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I've noticed in WPF, the default font size of 12 points is roughly equivalent to 9 points in "normal" applications (e.g. WordPad), 10 pt in WPF is roughly 7 pt standard, and when I try to match the default font size of 10 pt in WordPad in WPF, I've found 13 is the closest.

First of all, why does WPF use such bizarre non-standard font sizes, and secondly, is there a reliable way to convert between the two?

My reason for asking is I want to build a font size menu with "standard" font sizes of 9, 10, 12, 14, 16, 18, 24, 36, 48, but I'm pretty sure if I use those actual values they will be wildly off.

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2 Answers 2

up vote 25 down vote accepted

WPF uses pixels as its default unit for font size. The mapping between points (probably what you mean when you say "standard" font size) and pixels is: 1 pt = (96/72) px

This gives us a simple conversion function:

public static double PointsToPixels(double points)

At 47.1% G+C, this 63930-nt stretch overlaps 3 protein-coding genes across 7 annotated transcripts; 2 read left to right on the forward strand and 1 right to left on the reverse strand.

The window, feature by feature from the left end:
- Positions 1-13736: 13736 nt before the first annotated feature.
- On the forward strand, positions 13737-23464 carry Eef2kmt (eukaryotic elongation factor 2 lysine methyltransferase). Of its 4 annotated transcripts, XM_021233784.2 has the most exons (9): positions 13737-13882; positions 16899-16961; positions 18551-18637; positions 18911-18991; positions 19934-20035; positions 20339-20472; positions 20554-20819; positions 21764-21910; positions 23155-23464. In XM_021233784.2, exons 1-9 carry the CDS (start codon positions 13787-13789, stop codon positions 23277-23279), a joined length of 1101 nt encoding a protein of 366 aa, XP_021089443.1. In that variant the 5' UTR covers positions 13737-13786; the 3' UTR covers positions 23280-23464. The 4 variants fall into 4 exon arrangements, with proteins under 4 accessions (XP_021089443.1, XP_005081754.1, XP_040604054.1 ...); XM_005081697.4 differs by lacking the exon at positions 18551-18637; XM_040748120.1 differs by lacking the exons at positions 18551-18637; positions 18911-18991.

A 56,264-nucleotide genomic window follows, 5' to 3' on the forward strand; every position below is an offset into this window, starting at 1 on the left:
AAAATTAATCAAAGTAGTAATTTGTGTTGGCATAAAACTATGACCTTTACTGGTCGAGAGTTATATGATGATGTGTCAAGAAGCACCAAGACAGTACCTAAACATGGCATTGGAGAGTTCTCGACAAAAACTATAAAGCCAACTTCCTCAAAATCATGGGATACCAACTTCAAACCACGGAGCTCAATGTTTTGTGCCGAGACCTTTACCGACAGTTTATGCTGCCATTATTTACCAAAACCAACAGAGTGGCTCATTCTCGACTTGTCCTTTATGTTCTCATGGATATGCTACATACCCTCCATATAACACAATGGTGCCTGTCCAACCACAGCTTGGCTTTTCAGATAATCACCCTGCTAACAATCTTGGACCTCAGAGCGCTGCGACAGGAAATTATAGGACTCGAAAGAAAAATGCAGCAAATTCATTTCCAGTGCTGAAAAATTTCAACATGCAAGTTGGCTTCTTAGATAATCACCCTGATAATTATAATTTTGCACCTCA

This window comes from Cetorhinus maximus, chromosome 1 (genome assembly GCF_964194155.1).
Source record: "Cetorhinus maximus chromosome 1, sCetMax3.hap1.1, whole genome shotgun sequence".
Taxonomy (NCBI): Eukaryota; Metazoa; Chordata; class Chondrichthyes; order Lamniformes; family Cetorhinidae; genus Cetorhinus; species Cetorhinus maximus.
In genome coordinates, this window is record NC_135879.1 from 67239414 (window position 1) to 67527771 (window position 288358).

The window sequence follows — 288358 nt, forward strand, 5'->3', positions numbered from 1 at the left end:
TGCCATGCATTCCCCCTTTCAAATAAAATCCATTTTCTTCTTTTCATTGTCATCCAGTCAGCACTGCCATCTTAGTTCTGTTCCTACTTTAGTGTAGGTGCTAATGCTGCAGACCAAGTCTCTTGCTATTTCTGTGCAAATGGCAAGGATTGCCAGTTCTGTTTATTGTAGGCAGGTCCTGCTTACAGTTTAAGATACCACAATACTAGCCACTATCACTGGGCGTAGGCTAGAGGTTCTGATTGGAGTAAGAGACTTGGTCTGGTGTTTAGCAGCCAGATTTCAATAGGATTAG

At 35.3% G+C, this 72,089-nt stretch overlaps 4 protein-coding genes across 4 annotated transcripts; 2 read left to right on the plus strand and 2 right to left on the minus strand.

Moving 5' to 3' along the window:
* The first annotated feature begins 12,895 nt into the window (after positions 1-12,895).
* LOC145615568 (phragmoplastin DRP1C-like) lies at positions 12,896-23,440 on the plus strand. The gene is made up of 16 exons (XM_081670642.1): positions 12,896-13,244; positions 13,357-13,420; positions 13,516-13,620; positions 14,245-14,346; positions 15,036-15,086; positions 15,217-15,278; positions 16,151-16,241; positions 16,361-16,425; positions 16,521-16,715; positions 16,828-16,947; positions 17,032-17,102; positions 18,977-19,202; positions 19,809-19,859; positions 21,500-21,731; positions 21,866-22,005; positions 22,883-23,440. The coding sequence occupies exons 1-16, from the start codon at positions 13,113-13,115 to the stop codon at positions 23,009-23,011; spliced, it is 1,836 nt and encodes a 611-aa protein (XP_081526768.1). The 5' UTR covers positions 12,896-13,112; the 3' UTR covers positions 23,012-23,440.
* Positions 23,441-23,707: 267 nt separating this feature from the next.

{
    return points*(96.0/72.0);
}

See this question for more details.

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Thanks! That does appear to be the missing key. I also see I can specify font sizes with a "qualified double" and specify points as the unit, however I wonder how to do that from code. –  devios Aug 9 '10 at 23:32
    
Worth pointing out that WPF documentation confuses the matter considerably by referring to these 1/96 inch pixels as "em units" which is completely different to the typographical meaning of "em" (as used with CSS) –  Kev Aug 10 '12 at 15:20

Another method for conversion if you're going from point to WPF double is to use the System.Windows.FontSizeConverter class:

double sizeForWpf = (double) new FontSizeConverter().ConvertFrom("10pt");
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Now, how to convert back to points the sizeForWpf? –  moldovanu Mar 23 '12 at 15:57

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